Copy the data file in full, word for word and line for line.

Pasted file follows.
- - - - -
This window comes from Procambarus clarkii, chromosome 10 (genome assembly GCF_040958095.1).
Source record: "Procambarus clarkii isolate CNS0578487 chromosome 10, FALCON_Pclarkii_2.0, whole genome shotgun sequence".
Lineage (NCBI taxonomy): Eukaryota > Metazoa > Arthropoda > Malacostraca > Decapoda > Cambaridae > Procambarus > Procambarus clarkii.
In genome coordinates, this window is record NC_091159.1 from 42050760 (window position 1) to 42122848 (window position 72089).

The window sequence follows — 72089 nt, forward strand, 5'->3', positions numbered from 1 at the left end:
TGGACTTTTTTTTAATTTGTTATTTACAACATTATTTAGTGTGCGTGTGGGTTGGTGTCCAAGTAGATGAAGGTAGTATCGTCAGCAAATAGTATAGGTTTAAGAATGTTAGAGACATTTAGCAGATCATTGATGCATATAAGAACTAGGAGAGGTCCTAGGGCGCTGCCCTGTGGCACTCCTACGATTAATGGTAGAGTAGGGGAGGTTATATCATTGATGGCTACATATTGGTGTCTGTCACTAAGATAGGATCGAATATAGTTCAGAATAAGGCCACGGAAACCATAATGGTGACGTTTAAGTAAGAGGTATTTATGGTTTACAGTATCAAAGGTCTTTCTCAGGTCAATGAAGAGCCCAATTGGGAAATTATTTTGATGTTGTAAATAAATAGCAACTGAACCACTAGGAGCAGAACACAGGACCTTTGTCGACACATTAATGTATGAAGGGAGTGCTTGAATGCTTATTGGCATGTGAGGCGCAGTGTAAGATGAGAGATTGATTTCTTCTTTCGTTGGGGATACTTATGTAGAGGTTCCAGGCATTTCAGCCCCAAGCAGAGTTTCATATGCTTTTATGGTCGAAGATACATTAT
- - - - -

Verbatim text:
This window comes from Procambarus clarkii, chromosome 10 (genome assembly GCF_040958095.1).
Source record: "Procambarus clarkii isolate CNS0578487 chromosome 10, FALCON_Pclarkii_2.0, whole genome shotgun sequence".
Lineage (NCBI taxonomy): Eukaryota > Metazoa > Arthropoda > Malacostraca > Decapoda > Cambaridae > Procambarus > Procambarus clarkii.
In genome coordinates, this window is record NC_091159.1 from 42050760 (window position 1) to 42122848 (window position 72089).

The window sequence follows — 72089 nt, forward strand, 5'->3', positions numbered from 1 at the left end:
TGGACTTTTTTTTAATTTGTTATTTACAACATTATTTAGTGTGCGTGTGGGTTGGTGTCCAAGTAGATGAAGGTAGTATCGTCAGCAAATAGTATAGGTTTAAGAATGTTAGAGACATTTAGCAGATCATTGATGCATATAAGAACTAGGAGAGGTCCTAGGGCGCTGCCCTGTGGCACTCCTACGATTAATGGTAGAGTAGGGGAGGTTATATCATTGATGGCTACATATTGGTGTCTGTCACTAAGATAGGATCGAATATAGTTCAGAATAAGGCCACGGAAACCATAATGGTGACGTTTAAGTAAGAGGTATTTATGGTTTACAGTATCAAAGGTCTTTCTCAGGTCAATGAAGAGCCCAATTGGGAAATTATTTTGATGTTGTAAATAAATAGCAACTGAACCACTAGGAGCAGAACACAGGACCTTTGTCGACACATTAATGTATGAAGGGAGTGCTTGAATGCTTATTGGCATGTGAGGCGCAGTGTAAGATGAGAGATTGATTTCTTCTTTCGTTGGGGATACTTATGTAGAGGTTCCAGGCATTTCAGCCCCAAGCAGAGTTTCATATGCTTTTATGGTCGAAGATACATTAT